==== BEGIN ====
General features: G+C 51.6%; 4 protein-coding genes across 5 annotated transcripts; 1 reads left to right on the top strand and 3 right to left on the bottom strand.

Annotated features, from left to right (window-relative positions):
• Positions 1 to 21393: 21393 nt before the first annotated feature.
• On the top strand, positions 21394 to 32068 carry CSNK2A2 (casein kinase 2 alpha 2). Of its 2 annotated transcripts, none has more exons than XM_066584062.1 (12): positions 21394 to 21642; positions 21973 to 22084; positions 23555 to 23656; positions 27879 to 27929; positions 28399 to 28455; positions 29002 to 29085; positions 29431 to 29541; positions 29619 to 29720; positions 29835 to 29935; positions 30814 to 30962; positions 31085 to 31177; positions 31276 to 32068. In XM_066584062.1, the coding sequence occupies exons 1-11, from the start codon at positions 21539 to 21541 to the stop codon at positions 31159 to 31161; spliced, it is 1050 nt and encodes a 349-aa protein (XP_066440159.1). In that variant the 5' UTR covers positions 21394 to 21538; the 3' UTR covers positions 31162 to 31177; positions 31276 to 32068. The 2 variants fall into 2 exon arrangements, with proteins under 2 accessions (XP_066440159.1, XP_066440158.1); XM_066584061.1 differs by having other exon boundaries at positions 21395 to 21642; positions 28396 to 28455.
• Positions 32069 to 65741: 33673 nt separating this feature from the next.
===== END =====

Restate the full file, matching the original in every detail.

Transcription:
General features: G+C 51.6%; 4 protein-coding genes across 5 annotated transcripts; 1 reads left to right on the top strand and 3 right to left on the bottom strand.

Annotated features, from left to right (window-relative positions):
• Positions 1 to 21393: 21393 nt before the first annotated feature.
• On the top strand, positions 21394 to 32068 carry CSNK2A2 (casein kinase 2 alpha 2). Of its 2 annotated transcripts, none has more exons than XM_066584062.1 (12): positions 21394 to 21642; positions 21973 to 22084; positions 23555 to 23656; positions 27879 to 27929; positions 28399 to 28455; positions 29002 to 29085; positions 29431 to 29541; positions 29619 to 29720; positions 29835 to 29935; positions 30814 to 30962; positions 31085 to 31177; positions 31276 to 32068. In XM_066584062.1, the coding sequence occupies exons 1-11, from the start codon at positions 21539 to 21541 to the stop codon at positions 31159 to 31161; spliced, it is 1050 nt and encodes a 349-aa protein (XP_066440159.1). In that variant the 5' UTR covers positions 21394 to 21538; the 3' UTR covers positions 31162 to 31177; positions 31276 to 32068. The 2 variants fall into 2 exon arrangements, with proteins under 2 accessions (XP_066440159.1, XP_066440158.1); XM_066584061.1 differs by having other exon boundaries at positions 21395 to 21642; positions 28396 to 28455.
• Positions 32069 to 65741: 33673 nt separating this feature from the next.